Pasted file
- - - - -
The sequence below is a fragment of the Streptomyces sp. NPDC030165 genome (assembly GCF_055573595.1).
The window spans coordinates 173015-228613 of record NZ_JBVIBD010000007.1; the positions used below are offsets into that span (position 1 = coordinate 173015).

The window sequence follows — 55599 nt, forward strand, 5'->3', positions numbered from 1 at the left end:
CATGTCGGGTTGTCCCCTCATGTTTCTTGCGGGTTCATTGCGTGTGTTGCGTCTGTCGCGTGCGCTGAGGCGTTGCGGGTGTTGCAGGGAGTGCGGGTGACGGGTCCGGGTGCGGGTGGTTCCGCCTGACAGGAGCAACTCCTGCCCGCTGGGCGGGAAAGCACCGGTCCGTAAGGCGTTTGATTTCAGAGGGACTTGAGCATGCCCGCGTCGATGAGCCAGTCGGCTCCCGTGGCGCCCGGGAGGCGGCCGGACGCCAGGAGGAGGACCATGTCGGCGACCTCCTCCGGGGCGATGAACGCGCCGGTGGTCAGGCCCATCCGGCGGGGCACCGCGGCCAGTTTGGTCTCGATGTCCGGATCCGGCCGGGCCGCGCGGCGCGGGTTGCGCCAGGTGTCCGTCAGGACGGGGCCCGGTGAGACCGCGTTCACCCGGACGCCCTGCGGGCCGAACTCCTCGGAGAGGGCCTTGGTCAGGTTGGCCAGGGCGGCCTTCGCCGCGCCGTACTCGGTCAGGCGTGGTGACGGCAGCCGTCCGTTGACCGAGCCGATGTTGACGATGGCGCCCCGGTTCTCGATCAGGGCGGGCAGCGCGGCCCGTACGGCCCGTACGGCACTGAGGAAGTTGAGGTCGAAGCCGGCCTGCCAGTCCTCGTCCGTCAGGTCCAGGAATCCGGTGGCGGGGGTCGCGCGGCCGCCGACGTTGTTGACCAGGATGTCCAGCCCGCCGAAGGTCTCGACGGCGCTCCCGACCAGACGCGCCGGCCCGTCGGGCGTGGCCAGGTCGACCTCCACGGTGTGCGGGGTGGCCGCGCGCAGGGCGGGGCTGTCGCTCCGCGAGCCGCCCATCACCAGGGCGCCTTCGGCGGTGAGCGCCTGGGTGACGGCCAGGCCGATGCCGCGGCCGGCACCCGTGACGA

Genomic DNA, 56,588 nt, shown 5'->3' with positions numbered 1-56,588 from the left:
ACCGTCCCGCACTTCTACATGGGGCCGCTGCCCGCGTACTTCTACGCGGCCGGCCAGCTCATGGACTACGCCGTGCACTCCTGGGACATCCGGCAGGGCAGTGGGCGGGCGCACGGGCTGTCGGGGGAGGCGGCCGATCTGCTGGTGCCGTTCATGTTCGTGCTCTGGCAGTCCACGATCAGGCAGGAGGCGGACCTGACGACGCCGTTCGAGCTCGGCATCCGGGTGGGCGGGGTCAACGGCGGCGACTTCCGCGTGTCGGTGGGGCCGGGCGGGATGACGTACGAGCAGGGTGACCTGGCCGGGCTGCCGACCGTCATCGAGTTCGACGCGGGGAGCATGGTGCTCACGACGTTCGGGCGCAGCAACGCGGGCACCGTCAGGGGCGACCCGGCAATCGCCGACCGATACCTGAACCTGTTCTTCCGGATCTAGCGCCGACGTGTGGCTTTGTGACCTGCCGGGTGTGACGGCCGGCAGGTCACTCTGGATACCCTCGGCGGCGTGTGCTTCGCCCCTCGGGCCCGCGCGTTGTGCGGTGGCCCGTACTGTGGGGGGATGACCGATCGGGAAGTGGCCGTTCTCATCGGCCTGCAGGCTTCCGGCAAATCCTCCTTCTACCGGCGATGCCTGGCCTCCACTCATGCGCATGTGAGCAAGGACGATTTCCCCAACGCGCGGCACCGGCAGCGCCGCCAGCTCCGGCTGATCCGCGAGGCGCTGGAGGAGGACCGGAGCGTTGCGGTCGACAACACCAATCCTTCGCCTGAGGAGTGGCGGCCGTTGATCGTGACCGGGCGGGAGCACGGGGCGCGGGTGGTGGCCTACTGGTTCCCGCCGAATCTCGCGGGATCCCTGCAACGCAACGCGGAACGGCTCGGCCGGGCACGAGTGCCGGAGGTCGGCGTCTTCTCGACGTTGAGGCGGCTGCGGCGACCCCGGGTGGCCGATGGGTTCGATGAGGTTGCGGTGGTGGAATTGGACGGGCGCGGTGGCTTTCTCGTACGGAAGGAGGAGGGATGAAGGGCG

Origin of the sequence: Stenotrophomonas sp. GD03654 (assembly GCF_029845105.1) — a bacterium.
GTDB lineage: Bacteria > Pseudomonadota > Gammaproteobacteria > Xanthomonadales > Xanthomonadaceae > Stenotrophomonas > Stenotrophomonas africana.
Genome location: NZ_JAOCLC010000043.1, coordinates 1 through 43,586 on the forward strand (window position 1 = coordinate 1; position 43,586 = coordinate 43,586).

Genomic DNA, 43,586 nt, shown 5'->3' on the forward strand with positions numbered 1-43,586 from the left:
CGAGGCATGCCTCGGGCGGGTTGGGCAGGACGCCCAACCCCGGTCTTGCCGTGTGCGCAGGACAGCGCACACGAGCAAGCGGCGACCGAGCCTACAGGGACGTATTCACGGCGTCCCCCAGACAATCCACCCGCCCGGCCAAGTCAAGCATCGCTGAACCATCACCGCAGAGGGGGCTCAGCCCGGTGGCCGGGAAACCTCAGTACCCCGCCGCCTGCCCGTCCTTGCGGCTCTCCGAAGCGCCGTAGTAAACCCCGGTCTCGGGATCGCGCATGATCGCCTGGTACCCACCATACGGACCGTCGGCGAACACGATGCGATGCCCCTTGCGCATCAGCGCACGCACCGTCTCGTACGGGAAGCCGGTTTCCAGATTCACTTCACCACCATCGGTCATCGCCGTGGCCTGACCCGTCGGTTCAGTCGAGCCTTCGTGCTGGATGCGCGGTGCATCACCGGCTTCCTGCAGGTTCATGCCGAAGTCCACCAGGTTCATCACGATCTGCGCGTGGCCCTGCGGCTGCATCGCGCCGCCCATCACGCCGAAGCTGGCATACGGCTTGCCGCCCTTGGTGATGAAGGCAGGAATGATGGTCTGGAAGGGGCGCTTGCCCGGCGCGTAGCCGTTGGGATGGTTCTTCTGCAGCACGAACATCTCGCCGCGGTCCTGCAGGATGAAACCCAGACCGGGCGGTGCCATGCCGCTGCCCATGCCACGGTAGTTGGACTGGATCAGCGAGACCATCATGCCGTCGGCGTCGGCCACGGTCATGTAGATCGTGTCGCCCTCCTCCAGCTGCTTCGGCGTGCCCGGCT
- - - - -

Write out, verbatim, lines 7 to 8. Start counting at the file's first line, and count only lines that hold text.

Origin of the sequence: Stenotrophomonas sp. GD03654 (assembly GCF_029845105.1) — a bacterium.
GTDB lineage: Bacteria > Pseudomonadota > Gammaproteobacteria > Xanthomonadales > Xanthomonadaceae > Stenotrophomonas > Stenotrophomonas africana.